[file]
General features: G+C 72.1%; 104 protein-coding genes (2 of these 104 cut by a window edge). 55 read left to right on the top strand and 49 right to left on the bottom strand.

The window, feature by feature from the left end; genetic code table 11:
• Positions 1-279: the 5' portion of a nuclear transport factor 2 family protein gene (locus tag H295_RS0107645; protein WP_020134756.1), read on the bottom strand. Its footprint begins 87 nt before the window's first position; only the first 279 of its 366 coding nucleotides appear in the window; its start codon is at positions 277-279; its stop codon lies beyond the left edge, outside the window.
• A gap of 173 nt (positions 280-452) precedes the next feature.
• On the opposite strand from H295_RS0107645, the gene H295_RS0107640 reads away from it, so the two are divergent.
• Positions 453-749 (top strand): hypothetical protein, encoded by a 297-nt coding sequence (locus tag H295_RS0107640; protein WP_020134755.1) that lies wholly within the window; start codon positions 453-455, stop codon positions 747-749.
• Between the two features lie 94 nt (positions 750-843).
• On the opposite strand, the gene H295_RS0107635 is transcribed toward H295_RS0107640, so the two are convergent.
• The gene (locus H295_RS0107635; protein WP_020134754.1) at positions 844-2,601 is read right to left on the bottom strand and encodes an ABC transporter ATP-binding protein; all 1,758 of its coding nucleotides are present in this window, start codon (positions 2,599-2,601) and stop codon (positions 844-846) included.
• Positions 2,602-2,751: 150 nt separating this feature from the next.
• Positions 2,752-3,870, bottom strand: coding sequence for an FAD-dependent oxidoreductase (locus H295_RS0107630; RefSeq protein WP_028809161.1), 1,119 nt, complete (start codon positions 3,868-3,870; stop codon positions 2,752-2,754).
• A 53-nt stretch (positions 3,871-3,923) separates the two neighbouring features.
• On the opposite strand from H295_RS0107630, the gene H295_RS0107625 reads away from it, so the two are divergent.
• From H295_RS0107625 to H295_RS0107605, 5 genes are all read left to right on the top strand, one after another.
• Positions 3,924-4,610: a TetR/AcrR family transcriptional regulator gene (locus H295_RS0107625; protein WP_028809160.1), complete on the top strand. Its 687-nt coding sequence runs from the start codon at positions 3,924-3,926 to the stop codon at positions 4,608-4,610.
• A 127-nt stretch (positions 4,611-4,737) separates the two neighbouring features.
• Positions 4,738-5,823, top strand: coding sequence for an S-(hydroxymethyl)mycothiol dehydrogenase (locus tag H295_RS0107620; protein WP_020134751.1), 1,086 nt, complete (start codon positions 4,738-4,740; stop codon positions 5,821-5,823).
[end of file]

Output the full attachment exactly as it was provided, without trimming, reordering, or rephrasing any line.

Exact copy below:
General features: G+C 72.1%; 104 protein-coding genes (2 of these 104 cut by a window edge). 55 read left to right on the top strand and 49 right to left on the bottom strand.

The window, feature by feature from the left end; genetic code table 11:
• Positions 1-279: the 5' portion of a nuclear transport factor 2 family protein gene (locus tag H295_RS0107645; protein WP_020134756.1), read on the bottom strand. Its footprint begins 87 nt before the window's first position; only the first 279 of its 366 coding nucleotides appear in the window; its start codon is at positions 277-279; its stop codon lies beyond the left edge, outside the window.
• A gap of 173 nt (positions 280-452) precedes the next feature.
• On the opposite strand from H295_RS0107645, the gene H295_RS0107640 reads away from it, so the two are divergent.
• Positions 453-749 (top strand): hypothetical protein, encoded by a 297-nt coding sequence (locus tag H295_RS0107640; protein WP_020134755.1) that lies wholly within the window; start codon positions 453-455, stop codon positions 747-749.
• Between the two features lie 94 nt (positions 750-843).
• On the opposite strand, the gene H295_RS0107635 is transcribed toward H295_RS0107640, so the two are convergent.
• The gene (locus H295_RS0107635; protein WP_020134754.1) at positions 844-2,601 is read right to left on the bottom strand and encodes an ABC transporter ATP-binding protein; all 1,758 of its coding nucleotides are present in this window, start codon (positions 2,599-2,601) and stop codon (positions 844-846) included.
• Positions 2,602-2,751: 150 nt separating this feature from the next.
• Positions 2,752-3,870, bottom strand: coding sequence for an FAD-dependent oxidoreductase (locus H295_RS0107630; RefSeq protein WP_028809161.1), 1,119 nt, complete (start codon positions 3,868-3,870; stop codon positions 2,752-2,754).
• A 53-nt stretch (positions 3,871-3,923) separates the two neighbouring features.
• On the opposite strand from H295_RS0107630, the gene H295_RS0107625 reads away from it, so the two are divergent.
• From H295_RS0107625 to H295_RS0107605, 5 genes are all read left to right on the top strand, one after another.
• Positions 3,924-4,610: a TetR/AcrR family transcriptional regulator gene (locus H295_RS0107625; protein WP_028809160.1), complete on the top strand. Its 687-nt coding sequence runs from the start codon at positions 3,924-3,926 to the stop codon at positions 4,608-4,610.
• A 127-nt stretch (positions 4,611-4,737) separates the two neighbouring features.
• Positions 4,738-5,823, top strand: coding sequence for an S-(hydroxymethyl)mycothiol dehydrogenase (locus tag H295_RS0107620; protein WP_020134751.1), 1,086 nt, complete (start codon positions 4,738-4,740; stop codon positions 5,821-5,823).